BRUSSELS (AP) - Google's removal of search results in Europe is drawing accusations of press censorship, as stories from some of the continent's most prominent news outlets begin vanishing. The U.S. internet giant said Thursday it is getting 1,000 requests a day to scrub results.
SALT LAKE CITY (AP) - The Mormon church is moving forward with its plan to arm missionaries with iPad minis and broaden their proselytizing to social media.
WASHINGTON (AP) - A surprisingly robust job market is energizing the 5-year-old U.S. recovery and driving the economy closer to full health.
SANTA ANA (AP) - The parents of a severely autistic boy were arrested after investigators determined the 11-year-old had been kept in a large metal cage, possibly to control his violent outbursts, authorities said Wednesday.
LOS ANGELES (AP) - It's not just a people problem: Growing rates of obesity in pets have led to the emergence of fat farms offering "pawlates," ''doga" and "Barko Polo," doggie versions of Pilates, yoga and Marco Polo to help slim down man's best friend.
CLEVELAND (AP) - An Ohio man charged with killing a teenage girl stuffed her body in a playpen bag and carried it past her mother - even offering the woman a chance to "buy a baby thing" - before disposing of the remains in the trash, police said.
NEW YORK (AP) - Business owners who don't want to pay for their employees' birth control are ending that coverage after the Supreme Court said they could choose on grounds of religious belief not to comply with part of the health care law.
CLARKSVILLE, Mo. (AP) - For years, tiny Clarksville has paid for temporary sandbag walls to protect its quaint business district and historic waterfront homes from Mississippi River flooding. But unwilling to raid its coffers again despite rising water levels, the city has left it to individual merchants and residents to safeguard their property.
ROSWELL, N.M. (AP) - A New Mexico judge rejected pleas for leniency Wednesday and handed down the maximum sentence for a then-12-year-old boy who opened fire in a Roswell middle school gym earlier this year, injuring two students.
LONDON (AP) - Two of the most famous documents in American history - the Bill of Rights and the Declaration of Independence - are going on display in Britain for the first time next year.
LOS ANGELES (AP) - Amazon said Wednesday that it is prepared to go to court against the Federal Trade Commission to defend itself against charges that it has not done enough to prevent children from making unauthorized in-app purchases.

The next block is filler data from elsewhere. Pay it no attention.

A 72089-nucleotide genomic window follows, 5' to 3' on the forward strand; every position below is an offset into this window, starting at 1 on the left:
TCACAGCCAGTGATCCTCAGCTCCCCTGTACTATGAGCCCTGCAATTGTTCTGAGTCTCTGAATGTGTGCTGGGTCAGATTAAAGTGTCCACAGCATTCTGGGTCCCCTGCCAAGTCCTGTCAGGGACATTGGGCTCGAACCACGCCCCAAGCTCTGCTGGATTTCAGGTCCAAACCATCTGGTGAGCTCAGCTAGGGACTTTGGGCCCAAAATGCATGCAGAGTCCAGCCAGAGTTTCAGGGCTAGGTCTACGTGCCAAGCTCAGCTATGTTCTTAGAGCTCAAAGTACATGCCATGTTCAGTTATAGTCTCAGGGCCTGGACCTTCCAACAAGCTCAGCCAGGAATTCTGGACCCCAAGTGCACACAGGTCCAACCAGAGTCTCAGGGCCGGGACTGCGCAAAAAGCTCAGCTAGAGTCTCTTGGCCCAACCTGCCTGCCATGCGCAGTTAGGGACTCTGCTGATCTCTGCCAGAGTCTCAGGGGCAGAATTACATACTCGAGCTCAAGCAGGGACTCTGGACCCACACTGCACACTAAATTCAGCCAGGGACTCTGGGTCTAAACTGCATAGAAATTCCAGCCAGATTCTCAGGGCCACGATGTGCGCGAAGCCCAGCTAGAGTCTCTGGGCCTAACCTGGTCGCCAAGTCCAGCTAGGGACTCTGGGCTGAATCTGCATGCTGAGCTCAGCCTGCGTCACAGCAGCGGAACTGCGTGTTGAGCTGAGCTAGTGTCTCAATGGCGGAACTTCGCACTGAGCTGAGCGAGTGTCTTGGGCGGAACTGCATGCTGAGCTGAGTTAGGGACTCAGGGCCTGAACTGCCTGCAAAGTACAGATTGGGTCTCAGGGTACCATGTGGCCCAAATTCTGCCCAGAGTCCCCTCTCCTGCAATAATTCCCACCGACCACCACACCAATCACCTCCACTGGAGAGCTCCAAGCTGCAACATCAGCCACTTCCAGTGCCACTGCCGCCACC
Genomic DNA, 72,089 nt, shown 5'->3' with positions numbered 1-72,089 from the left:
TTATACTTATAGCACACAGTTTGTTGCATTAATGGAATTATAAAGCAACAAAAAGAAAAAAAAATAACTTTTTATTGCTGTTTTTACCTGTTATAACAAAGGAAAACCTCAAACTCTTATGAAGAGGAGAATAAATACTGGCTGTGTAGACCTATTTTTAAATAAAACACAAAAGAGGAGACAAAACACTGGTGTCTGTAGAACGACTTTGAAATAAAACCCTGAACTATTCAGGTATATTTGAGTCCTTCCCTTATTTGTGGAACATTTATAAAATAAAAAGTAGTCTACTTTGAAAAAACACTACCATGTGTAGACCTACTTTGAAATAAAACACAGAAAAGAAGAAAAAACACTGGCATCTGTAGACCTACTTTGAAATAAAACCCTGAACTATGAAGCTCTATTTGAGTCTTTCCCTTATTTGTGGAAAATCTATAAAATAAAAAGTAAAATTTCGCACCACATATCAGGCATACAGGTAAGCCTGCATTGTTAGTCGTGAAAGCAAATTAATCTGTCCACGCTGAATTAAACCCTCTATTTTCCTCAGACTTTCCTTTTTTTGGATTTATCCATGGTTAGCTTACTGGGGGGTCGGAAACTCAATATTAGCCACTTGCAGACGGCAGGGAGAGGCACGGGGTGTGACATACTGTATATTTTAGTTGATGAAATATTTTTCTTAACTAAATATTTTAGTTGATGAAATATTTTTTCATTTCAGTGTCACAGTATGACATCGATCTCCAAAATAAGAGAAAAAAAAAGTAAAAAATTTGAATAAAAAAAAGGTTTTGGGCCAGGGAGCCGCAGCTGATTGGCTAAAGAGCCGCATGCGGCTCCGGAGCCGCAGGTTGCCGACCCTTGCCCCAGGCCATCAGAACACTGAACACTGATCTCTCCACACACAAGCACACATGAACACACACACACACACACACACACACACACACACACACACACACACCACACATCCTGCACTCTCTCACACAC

LONDON (AP) - British regulators are investigating revelations that Facebook treated hordes of its users like laboratory rats in an experiment probing into their emotions.
SAN FRANCISCO (AP) - Silicon Valley venture capitalist Tim Draper is betting that bitcoins will bring more financial stability to countries with shaky economies, even though the digital currency faces an uncertain future itself.
LAS VEGAS (AP) - Two major Las Vegas resorts will be completely overhauled and rebranded in another sign that the entertainment capital is emerging from its recession doldrums.
NEW YORK (AP) - Target is "respectfully" asking its customers to not bring firearms into its stores, even where it is allowed by law.
Well, I've written another column that sure touched a nerve. I'm talking about the column that appeared a couple weeks ago in which I shared an email I got from a woman who was upset because her good friend died at age 69 without ever collecting a nickel of her Social Security benefits. She was angry at a financial planner who advised her friend to delay benefits until age 70. Sadly, in this woman's case, that turned out to be bad advice.
WASHINGTON (AP) - More families with higher incomes could claim the popular child tax credit under a bill that won approval Friday in the House. But in a dispute that divides Republicans and Democrats, millions of the poorest low-income families would still lose the credit in 2018, when enhancements championed by President Barack Obama are set to expire.
MOSCOW (AP) - Nearly a quarter-century after McDonald's startled and delighted Soviets with their first taste of American fast-food culture, the company's now facing a suit that could ban it from selling some of its signature products.